April 5, 1609 -- Heminges takes payment (as usual) for King's Men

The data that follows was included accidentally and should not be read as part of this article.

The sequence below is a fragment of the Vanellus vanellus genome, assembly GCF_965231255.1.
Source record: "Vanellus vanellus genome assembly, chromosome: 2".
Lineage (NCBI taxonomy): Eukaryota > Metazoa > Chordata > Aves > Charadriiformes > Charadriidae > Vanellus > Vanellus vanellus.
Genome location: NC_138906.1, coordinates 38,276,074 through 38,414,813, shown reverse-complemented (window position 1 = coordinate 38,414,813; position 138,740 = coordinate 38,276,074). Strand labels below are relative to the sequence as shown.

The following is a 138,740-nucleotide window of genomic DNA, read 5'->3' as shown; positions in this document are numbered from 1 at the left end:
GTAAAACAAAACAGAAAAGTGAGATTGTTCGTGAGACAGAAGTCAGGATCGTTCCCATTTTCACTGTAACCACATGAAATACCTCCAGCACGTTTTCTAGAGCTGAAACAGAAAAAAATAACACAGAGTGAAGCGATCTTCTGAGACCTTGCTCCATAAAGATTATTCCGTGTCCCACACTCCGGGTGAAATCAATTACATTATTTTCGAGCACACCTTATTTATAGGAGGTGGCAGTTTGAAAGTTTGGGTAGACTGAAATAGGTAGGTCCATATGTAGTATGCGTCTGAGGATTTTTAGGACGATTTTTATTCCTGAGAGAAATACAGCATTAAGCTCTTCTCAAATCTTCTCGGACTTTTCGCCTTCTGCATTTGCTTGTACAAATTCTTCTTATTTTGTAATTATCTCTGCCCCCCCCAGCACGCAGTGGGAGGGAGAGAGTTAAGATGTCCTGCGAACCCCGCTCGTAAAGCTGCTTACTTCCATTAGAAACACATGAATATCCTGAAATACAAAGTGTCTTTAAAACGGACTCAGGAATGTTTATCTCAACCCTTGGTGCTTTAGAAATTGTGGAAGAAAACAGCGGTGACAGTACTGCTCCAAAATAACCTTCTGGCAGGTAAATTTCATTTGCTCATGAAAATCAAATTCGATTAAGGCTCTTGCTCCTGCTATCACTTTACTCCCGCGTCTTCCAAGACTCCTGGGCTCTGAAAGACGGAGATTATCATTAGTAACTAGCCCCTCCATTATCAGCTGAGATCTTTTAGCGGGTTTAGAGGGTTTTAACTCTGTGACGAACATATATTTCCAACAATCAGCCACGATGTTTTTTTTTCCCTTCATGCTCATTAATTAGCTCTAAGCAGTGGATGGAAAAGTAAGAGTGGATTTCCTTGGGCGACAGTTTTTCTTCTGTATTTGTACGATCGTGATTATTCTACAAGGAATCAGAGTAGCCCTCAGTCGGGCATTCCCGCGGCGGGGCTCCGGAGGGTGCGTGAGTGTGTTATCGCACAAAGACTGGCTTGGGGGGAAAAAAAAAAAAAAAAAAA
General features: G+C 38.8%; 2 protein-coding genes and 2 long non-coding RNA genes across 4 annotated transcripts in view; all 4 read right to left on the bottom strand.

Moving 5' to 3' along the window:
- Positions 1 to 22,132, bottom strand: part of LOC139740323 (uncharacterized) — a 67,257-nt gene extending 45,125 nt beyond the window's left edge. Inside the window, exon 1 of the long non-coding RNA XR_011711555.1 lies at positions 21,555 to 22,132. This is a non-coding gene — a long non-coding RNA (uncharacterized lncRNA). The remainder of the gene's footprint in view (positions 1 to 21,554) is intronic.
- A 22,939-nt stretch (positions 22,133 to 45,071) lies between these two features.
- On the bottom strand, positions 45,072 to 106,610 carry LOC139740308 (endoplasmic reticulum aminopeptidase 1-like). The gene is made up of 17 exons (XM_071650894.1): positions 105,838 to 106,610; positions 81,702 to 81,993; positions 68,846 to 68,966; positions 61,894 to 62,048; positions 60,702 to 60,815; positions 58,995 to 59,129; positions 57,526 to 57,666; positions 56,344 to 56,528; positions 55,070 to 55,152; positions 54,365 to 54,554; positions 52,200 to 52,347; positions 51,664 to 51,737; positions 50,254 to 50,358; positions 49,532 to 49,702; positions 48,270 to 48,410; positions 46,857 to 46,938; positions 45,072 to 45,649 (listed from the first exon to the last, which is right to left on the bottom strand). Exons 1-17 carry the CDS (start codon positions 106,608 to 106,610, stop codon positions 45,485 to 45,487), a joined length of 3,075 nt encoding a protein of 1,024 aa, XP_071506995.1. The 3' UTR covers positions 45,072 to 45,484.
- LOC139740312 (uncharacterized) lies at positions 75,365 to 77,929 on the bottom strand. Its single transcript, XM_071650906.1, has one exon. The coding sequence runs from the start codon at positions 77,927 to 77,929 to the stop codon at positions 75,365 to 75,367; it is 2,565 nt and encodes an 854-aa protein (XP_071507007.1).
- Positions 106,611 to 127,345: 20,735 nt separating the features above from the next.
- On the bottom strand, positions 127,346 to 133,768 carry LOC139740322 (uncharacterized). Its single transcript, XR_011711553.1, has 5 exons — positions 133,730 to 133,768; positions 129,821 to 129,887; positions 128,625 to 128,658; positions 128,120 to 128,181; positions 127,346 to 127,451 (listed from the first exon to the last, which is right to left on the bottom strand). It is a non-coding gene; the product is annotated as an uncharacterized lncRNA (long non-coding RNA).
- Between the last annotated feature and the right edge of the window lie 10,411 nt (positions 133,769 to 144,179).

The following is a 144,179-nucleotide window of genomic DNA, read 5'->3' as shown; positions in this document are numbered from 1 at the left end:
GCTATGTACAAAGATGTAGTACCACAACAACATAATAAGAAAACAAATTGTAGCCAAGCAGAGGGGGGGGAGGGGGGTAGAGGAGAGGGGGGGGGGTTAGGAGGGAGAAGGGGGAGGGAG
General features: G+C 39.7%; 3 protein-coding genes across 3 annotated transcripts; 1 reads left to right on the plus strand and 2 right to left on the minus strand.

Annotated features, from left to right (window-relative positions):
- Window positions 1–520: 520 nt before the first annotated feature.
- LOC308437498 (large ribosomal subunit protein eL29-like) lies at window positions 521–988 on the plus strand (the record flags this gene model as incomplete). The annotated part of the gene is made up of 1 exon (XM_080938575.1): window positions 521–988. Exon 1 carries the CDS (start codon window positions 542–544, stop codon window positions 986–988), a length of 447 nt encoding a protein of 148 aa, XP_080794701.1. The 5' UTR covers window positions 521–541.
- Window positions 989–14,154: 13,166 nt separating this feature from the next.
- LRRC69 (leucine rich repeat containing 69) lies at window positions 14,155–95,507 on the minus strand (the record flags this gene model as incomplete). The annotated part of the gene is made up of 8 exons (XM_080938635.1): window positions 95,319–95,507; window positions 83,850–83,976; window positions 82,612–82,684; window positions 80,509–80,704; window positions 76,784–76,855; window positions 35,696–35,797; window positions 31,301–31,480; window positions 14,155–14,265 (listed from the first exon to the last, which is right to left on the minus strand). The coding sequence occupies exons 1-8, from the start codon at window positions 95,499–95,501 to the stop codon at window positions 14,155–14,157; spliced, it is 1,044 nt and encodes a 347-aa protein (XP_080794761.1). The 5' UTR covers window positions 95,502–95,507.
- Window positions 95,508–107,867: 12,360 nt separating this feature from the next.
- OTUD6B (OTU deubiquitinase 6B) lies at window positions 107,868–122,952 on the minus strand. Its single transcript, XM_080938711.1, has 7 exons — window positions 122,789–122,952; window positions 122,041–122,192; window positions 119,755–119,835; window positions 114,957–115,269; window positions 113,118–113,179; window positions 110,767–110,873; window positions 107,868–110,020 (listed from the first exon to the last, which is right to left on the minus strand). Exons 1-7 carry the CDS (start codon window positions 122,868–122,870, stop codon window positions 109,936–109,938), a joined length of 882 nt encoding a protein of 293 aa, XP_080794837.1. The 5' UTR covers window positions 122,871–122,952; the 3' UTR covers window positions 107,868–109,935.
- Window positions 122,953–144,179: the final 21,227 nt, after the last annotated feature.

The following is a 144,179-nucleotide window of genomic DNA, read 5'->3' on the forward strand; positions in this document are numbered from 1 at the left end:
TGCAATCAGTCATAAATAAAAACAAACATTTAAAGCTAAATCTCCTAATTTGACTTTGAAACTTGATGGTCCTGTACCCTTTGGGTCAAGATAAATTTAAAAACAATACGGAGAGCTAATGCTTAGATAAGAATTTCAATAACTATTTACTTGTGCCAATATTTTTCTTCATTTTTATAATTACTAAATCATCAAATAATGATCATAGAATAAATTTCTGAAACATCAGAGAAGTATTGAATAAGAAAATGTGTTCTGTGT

"Other narratives would have the King's Servants acting in Blackfriars during these plague periods because of recorded payments by the royal court to them for "private practice" (not in a particular location) during plague. John Heminges, who had annually collected the court moneys due the company from holiday performances since the beginning of James's reign, picked up payment at Whitehall on April 5, 1609, in Lent, for twelve plays presented at court during the preceding winter holidays. Then, twenty days later, Heminges was allotted an extra 40 [pounds sterling], a gratuity described as "his Majesty's reward for their private practice in the time of infection that thereby they might be enabled to perform their service before his Majesty in Christmas holidays [1608-] 1609." The reference here to "private" play would resurface a year later in a similar warrant for a royal gratuity to the King's Servants. This time Heminges picked up 30 [pounds sterling] for the King's Servants "being restrained from public playing within the City of London in the time of infection during the space of six weeks in which time they practiced privately for his Majesty's service."